In England, the Department of
Education and Science is responsible for all levels of education. Universities,
however, are self-governing and depend on the government only for financial
grants. Education is compulsory between the ages of five and sixteen.
About one-third of primary and
secondary schools in England are administered by Anglican or Roman Catholic
voluntary organisations. More than 90 per cent of the secondary-school
population (children aged eleven through eighteen) attend state-funded comprehensive
schools, in which admission is not based on aptitude alone, and the remainder
attend either grammar or secondary modern schools.
Tertiary colleges offer a full
range of vocational and academic courses to students aged sixteen and older.
Independent schools provide both primary and secondary education but charge
tuition. In large cities, a number of independent schools are run by various
ethnic and religious communities.
So-called public schools,
which actually are private, are often categorized as independent schools. Most
public schools are residential, are privately financed, and provide education
to children aged eleven through nineteen.
Important public schools for
boys include Eton (the oldest; established 1440-1441), Harrow, Winchester and
Westminster; famous public schools for girls include Cheltenham.
There are also private, mostly
residential, preparatory schools, which prepare students aged seven through
thirteen for the Common Entrance Examination required to enter senior secondary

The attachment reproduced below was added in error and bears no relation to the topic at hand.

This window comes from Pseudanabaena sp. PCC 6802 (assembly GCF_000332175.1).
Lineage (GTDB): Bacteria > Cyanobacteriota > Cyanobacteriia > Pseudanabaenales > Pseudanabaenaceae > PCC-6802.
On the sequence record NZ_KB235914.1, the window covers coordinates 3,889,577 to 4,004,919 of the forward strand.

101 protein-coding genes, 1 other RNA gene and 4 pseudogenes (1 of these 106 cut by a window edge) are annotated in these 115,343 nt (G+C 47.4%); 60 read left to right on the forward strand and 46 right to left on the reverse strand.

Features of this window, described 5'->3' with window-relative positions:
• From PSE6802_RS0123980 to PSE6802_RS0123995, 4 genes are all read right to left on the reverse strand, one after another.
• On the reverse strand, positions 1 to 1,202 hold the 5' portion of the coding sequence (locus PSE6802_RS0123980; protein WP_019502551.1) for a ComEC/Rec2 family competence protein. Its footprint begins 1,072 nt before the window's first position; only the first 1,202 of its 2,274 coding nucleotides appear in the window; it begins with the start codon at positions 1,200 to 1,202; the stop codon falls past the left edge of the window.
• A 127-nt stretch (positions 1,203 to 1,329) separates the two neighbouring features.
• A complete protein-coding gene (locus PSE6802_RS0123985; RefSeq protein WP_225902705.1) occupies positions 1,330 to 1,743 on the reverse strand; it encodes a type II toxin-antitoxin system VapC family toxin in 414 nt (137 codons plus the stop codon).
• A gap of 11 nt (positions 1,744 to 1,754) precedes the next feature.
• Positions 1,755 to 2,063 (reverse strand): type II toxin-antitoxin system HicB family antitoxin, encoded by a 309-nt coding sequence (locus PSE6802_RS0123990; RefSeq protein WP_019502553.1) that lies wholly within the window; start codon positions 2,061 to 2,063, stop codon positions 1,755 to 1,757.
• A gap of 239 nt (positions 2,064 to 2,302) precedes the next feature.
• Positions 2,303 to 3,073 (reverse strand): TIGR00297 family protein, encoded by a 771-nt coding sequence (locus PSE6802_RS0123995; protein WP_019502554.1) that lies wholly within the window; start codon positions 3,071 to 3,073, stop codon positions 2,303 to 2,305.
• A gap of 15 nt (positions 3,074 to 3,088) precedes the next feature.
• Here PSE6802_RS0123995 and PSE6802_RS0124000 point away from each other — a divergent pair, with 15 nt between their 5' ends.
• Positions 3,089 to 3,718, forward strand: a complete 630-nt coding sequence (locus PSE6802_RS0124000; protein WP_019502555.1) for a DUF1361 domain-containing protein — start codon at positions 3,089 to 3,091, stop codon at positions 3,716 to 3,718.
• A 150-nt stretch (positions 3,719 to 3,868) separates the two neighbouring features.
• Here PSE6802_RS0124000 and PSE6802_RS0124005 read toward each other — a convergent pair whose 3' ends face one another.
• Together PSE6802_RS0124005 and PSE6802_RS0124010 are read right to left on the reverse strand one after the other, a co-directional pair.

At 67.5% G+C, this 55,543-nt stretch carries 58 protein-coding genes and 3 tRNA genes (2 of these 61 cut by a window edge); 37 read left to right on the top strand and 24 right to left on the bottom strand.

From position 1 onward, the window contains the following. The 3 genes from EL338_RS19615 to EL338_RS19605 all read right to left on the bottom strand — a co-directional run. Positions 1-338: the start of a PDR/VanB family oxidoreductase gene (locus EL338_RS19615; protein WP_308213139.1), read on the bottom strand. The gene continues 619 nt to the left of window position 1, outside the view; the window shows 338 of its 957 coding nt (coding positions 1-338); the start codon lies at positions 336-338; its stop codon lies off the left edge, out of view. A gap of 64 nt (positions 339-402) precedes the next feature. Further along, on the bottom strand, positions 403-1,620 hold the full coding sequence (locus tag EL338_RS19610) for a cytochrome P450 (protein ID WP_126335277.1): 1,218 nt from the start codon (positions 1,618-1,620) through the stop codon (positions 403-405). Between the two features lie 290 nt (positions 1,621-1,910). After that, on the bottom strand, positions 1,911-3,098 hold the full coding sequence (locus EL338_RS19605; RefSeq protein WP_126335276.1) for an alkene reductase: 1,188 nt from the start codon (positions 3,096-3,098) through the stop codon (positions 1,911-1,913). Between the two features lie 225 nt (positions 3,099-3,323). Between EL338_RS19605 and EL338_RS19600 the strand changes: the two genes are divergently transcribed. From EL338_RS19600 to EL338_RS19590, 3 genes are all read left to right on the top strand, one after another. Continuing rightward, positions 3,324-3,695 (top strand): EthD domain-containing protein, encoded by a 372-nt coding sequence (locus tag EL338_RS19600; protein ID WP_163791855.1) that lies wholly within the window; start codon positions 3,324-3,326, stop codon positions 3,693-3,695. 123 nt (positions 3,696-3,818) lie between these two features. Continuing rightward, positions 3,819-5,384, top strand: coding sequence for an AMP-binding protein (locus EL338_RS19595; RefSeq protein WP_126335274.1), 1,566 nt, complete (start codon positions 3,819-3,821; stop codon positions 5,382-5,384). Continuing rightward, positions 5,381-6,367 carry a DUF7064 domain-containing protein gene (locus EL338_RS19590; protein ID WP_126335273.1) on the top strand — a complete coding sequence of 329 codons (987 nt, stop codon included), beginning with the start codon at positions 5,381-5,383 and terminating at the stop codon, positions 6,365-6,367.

schools. At the completion of secondary education, students receive the General
Certificate of Secondary Education.
More than a third of England's
young adults receive some form of postsecondary education through colleges,
polytechnics and universities. The universities of Oxford and Cambridge date
from the 12th and 13th centuries, and both have university presses that are
among the oldest printing and publishing houses in the world.
There are about 35
universities in England, some of which are referred to as "red brick"
universities. These universities were founded in the late 19th or early 20th
century in the industrial cities of Manchester, Liverpool, Leeds, Birmingham,
Sheffield and Bristol and were constructed of red brick, as contrasted with the
stone construction of the buildings of Oxford and Cambridge.
A continuing education program
through the Open University (1969), in Milton Keynes, Buckinghamshire, offers
education through correspondence courses and the electronic media.